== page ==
Game Changer Wrestling
Joey Janela’s Spring Break 4
October 10, 2020
Marion County Fairgrounds
Indianapolis, IN

Watch: Fite.TV

Joey Janela’s Spring Break has become the most celebrated event of the independent wrestling year. It’s turned into a brand, combining wacky dream matches, wild spectacle and current trends into shows that are unlike anything else. While last year’s lineup prominently featured a plethora of international talent, this year GCW was forced to look inward. Instead, the focus is putting current GCW talent in dream matches against stars that were on the indies not too long ago. On paper, this feels like GCW’s version of a loaded PWG show, with their own twists of course. Adding to the prestige of the show is the voice of Lenny Leonard, who joins Dave Prazak and Kevin Gill on the call.

Immediately, champion Rickey Shane Page’s music hit. GIGANTIC “Fuck Ohio” chants broke out, much louder than anything else from the Collective so far. For those not familiar, Page and his group 44OH have been wreaking havoc over GCW for the past year, stealing the GCW Title and feuding with GCW’s top star, Nick Gage (who is out with an injury sustained in July). Page put out an open challenge and announced that H2O student Marcus Mathers would get the shot, then berated Mathers as soon as he came through the curtain and said he’s not going to actually wrestle him. Then RSP called out son of ECW legend 911, calling him 411, who was swarmed and attacked by Page’s 44OH cronies. Then Danhausen’s music hit, and the real challenger appeared… until 44OH again attacked and dragged Danhausen to the back. FINALLY, AEW star Orange Cassidy appeared, and the challenge was finally accepted.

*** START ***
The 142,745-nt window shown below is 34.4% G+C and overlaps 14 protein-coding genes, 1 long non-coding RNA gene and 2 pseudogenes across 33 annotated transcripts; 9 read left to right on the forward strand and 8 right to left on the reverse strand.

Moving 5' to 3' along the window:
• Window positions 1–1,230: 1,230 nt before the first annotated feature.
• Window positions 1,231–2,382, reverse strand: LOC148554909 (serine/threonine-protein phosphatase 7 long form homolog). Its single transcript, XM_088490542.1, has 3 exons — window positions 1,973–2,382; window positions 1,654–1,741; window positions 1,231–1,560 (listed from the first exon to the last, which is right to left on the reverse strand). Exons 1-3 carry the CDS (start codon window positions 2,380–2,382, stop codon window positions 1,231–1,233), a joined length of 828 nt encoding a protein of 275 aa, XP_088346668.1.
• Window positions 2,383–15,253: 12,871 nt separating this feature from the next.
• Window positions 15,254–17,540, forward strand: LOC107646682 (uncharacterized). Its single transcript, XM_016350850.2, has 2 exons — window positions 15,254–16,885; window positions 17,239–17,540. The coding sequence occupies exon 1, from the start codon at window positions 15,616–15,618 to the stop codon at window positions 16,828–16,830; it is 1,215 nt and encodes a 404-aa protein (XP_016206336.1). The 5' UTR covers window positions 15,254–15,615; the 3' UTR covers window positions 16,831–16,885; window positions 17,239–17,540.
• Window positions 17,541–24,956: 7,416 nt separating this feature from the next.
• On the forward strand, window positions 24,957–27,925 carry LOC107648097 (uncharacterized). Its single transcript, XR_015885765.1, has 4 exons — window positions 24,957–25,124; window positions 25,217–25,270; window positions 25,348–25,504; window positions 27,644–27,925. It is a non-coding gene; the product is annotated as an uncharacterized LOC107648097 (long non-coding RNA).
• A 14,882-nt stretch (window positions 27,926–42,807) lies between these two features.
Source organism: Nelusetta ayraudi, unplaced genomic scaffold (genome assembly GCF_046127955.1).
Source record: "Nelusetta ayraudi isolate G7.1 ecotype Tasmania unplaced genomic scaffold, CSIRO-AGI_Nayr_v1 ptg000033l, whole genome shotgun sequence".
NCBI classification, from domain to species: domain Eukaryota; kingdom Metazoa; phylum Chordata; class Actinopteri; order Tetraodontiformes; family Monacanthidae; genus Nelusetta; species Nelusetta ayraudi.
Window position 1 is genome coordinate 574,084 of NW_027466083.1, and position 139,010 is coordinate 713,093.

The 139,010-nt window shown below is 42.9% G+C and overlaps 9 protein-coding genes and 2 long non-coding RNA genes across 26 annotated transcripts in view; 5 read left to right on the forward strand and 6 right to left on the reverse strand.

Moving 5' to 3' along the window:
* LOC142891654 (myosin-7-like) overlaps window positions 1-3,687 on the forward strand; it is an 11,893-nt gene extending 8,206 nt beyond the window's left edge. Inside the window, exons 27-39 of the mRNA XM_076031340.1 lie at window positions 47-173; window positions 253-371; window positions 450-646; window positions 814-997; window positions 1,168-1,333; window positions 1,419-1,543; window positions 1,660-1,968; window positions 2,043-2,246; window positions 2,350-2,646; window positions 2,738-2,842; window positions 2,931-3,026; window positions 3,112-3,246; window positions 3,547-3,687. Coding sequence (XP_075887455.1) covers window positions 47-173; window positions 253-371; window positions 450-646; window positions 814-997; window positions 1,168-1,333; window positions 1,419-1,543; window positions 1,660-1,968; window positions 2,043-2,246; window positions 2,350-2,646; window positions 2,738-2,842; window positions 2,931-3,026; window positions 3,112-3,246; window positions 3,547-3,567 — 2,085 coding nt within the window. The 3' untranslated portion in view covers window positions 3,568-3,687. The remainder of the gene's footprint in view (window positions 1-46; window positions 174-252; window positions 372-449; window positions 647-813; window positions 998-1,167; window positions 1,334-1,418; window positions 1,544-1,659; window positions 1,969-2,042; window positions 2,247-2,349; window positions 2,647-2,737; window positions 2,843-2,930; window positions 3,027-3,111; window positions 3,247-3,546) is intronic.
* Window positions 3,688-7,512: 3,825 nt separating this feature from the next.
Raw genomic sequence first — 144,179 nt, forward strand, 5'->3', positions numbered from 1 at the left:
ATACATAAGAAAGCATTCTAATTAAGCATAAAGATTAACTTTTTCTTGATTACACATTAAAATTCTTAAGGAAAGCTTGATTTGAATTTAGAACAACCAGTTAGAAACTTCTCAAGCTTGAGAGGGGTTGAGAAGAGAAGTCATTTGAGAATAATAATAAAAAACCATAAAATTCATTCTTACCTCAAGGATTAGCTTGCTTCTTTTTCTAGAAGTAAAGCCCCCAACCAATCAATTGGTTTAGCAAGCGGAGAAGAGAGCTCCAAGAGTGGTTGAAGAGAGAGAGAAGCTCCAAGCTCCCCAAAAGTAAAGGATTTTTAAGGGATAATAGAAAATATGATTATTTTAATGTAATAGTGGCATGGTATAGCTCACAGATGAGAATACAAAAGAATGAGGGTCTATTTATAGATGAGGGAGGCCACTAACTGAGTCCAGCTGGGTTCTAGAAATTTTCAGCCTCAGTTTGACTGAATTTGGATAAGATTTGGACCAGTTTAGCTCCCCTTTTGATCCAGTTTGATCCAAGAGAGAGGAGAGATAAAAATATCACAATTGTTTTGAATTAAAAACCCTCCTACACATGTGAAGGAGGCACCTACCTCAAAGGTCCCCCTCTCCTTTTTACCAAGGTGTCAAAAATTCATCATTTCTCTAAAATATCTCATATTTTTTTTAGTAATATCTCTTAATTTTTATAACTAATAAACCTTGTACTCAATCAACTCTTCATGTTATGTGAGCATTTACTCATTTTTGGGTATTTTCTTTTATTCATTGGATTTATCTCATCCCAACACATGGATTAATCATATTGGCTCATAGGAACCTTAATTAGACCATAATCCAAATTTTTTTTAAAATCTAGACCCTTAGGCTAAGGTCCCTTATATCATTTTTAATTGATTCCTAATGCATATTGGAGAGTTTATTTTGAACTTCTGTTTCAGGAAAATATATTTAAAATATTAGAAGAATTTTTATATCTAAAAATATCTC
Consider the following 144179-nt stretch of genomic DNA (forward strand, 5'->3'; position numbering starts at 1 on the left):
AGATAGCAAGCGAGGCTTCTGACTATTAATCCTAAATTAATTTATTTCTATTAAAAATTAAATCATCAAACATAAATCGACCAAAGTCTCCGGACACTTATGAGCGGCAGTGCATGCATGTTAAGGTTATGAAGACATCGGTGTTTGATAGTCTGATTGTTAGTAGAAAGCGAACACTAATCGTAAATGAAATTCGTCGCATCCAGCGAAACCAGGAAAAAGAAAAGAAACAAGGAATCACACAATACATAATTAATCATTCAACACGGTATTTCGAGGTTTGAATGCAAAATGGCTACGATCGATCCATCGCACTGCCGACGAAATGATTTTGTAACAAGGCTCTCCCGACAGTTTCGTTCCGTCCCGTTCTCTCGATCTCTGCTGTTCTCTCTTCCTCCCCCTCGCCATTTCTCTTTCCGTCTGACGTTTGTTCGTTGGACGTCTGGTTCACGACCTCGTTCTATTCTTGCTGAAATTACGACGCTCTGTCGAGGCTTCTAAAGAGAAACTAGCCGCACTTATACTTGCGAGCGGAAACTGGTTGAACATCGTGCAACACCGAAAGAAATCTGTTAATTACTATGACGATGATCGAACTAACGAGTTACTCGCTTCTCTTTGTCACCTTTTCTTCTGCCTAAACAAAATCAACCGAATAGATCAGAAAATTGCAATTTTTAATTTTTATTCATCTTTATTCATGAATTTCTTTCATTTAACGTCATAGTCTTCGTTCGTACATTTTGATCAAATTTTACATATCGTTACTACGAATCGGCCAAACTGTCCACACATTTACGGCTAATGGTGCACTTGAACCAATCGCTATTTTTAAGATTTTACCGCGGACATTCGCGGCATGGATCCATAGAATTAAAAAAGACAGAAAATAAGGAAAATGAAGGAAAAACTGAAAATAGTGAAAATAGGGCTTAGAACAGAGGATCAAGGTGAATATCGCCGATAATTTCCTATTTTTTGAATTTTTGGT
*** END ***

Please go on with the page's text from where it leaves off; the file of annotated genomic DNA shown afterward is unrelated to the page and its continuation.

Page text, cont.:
Orange Cassidy def. Rickey Shane Page

As soon as the bell rang, both men left the ring. Cassidy did some of his trademark spots early including the full roll across the ring and wrestling with his hands in his pockets until he was slowed down by a meddling Gregory Iron. This led to an extended beat down segment by RSP and 44OH. Cassidy mounted a comeback by hitting his famous lazy strikes. At first this bugged me – I understand that it is a routine that the crowd always love, but it initially killed the momentum of the match for me by replacing an actual good comeback. I spoke too soon, though, as RSP countered with a Choke Breaker attempt that Cassidy escaped and immediately followed with a tope to the rest of 44OH on the outside. Orange’s comeback continued, with more dives and near falls, until RSP hit the Choke Breaker for a near fall. RSP tried to use OC’s dreaded orange juice mist, but the attempt backfired, leading to Iron taking the orange mist instead. OC then cradled RSP for the upset win over the current GCW champion.  ***¼ – This was a fun opener with a good crowd. Orange Cassidy’s act didn’t overstay its welcome here, and 44OH all stooged in the right way. A fun start to the show.

Next is an awesome video package building up Matt Tremont’s final GCW match later on. Seek this out.